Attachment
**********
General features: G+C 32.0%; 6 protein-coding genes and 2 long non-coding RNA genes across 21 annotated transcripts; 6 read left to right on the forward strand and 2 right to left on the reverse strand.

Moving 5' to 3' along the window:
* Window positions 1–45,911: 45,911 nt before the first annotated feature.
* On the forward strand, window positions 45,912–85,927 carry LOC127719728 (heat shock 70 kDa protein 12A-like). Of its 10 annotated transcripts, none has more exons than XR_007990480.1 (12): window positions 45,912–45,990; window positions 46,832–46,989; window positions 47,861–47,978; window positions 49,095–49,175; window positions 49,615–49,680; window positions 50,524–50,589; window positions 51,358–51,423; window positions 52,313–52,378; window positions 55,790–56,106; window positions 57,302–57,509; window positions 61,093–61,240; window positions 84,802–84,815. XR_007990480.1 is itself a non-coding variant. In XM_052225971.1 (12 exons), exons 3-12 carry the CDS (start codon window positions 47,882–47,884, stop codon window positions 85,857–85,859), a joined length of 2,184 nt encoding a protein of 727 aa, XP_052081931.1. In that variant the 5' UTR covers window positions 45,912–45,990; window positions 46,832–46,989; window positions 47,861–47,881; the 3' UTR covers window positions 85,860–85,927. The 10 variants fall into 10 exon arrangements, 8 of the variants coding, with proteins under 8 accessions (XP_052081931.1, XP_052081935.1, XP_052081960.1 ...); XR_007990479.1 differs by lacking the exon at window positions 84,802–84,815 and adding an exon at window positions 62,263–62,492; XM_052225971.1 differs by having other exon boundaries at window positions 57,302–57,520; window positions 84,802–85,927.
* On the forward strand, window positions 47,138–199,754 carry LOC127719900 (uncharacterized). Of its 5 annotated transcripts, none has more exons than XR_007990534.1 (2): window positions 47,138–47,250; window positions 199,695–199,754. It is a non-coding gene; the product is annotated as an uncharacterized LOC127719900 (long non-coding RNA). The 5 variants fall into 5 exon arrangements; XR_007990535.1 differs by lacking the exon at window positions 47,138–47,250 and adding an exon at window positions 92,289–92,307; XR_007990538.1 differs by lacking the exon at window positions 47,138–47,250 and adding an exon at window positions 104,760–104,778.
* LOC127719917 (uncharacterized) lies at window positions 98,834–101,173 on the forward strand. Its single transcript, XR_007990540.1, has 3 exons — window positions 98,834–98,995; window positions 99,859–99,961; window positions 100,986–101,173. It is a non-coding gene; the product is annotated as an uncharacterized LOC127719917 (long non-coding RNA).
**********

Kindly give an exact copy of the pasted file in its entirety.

General features: G+C 32.0%; 6 protein-coding genes and 2 long non-coding RNA genes across 21 annotated transcripts; 6 read left to right on the forward strand and 2 right to left on the reverse strand.

Moving 5' to 3' along the window:
* Window positions 1–45,911: 45,911 nt before the first annotated feature.
* On the forward strand, window positions 45,912–85,927 carry LOC127719728 (heat shock 70 kDa protein 12A-like). Of its 10 annotated transcripts, none has more exons than XR_007990480.1 (12): window positions 45,912–45,990; window positions 46,832–46,989; window positions 47,861–47,978; window positions 49,095–49,175; window positions 49,615–49,680; window positions 50,524–50,589; window positions 51,358–51,423; window positions 52,313–52,378; window positions 55,790–56,106; window positions 57,302–57,509; window positions 61,093–61,240; window positions 84,802–84,815. XR_007990480.1 is itself a non-coding variant. In XM_052225971.1 (12 exons), exons 3-12 carry the CDS (start codon window positions 47,882–47,884, stop codon window positions 85,857–85,859), a joined length of 2,184 nt encoding a protein of 727 aa, XP_052081931.1. In that variant the 5' UTR covers window positions 45,912–45,990; window positions 46,832–46,989; window positions 47,861–47,881; the 3' UTR covers window positions 85,860–85,927. The 10 variants fall into 10 exon arrangements, 8 of the variants coding, with proteins under 8 accessions (XP_052081931.1, XP_052081935.1, XP_052081960.1 ...); XR_007990479.1 differs by lacking the exon at window positions 84,802–84,815 and adding an exon at window positions 62,263–62,492; XM_052225971.1 differs by having other exon boundaries at window positions 57,302–57,520; window positions 84,802–85,927.
* On the forward strand, window positions 47,138–199,754 carry LOC127719900 (uncharacterized). Of its 5 annotated transcripts, none has more exons than XR_007990534.1 (2): window positions 47,138–47,250; window positions 199,695–199,754. It is a non-coding gene; the product is annotated as an uncharacterized LOC127719900 (long non-coding RNA). The 5 variants fall into 5 exon arrangements; XR_007990535.1 differs by lacking the exon at window positions 47,138–47,250 and adding an exon at window positions 92,289–92,307; XR_007990538.1 differs by lacking the exon at window positions 47,138–47,250 and adding an exon at window positions 104,760–104,778.
* LOC127719917 (uncharacterized) lies at window positions 98,834–101,173 on the forward strand. Its single transcript, XR_007990540.1, has 3 exons — window positions 98,834–98,995; window positions 99,859–99,961; window positions 100,986–101,173. It is a non-coding gene; the product is annotated as an uncharacterized LOC127719917 (long non-coding RNA).